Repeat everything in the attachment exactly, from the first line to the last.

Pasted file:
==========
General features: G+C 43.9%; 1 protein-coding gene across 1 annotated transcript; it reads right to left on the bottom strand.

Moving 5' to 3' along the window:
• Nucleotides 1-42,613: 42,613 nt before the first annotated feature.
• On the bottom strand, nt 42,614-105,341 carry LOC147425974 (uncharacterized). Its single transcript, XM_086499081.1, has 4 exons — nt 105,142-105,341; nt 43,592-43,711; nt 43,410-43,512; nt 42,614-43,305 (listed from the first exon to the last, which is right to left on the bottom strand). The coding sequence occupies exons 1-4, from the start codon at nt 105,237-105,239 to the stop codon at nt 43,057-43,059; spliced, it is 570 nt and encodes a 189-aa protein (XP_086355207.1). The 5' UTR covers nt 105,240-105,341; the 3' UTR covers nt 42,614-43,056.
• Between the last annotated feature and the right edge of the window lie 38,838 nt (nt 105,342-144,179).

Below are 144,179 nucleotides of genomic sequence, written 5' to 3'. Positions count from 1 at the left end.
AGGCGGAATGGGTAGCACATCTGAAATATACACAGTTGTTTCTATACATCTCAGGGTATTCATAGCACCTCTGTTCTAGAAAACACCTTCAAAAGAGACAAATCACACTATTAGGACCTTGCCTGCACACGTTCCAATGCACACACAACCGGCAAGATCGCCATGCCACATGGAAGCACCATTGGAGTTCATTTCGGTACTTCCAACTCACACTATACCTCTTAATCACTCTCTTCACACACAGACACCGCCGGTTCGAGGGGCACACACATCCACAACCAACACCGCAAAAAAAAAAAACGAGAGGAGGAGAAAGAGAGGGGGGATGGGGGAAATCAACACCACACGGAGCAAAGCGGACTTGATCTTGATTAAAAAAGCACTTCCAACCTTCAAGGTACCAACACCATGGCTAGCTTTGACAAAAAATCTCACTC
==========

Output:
General features: G+C 43.9%; 1 protein-coding gene across 1 annotated transcript; it reads right to left on the bottom strand.

Moving 5' to 3' along the window:
• Nucleotides 1-42,613: 42,613 nt before the first annotated feature.
• On the bottom strand, nt 42,614-105,341 carry LOC147425974 (uncharacterized). Its single transcript, XM_086499081.1, has 4 exons — nt 105,142-105,341; nt 43,592-43,711; nt 43,410-43,512; nt 42,614-43,305 (listed from the first exon to the last, which is right to left on the bottom strand). The coding sequence occupies exons 1-4, from the start codon at nt 105,237-105,239 to the stop codon at nt 43,057-43,059; spliced, it is 570 nt and encodes a 189-aa protein (XP_086355207.1). The 5' UTR covers nt 105,240-105,341; the 3' UTR covers nt 42,614-43,056.
• Between the last annotated feature and the right edge of the window lie 38,838 nt (nt 105,342-144,179).

Below are 144,179 nucleotides of genomic sequence, written 5' to 3'. Positions count from 1 at the left end.
AGGCGGAATGGGTAGCACATCTGAAATATACACAGTTGTTTCTATACATCTCAGGGTATTCATAGCACCTCTGTTCTAGAAAACACCTTCAAAAGAGACAAATCACACTATTAGGACCTTGCCTGCACACGTTCCAATGCACACACAACCGGCAAGATCGCCATGCCACATGGAAGCACCATTGGAGTTCATTTCGGTACTTCCAACTCACACTATACCTCTTAATCACTCTCTTCACACACAGACACCGCCGGTTCGAGGGGCACACACATCCACAACCAACACCGCAAAAAAAAAAAACGAGAGGAGGAGAAAGAGAGGGGGGATGGGGGAAATCAACACCACACGGAGCAAAGCGGACTTGATCTTGATTAAAAAAGCACTTCCAACCTTCAAGGTACCAACACCATGGCTAGCTTTGACAAAAAATCTCACTC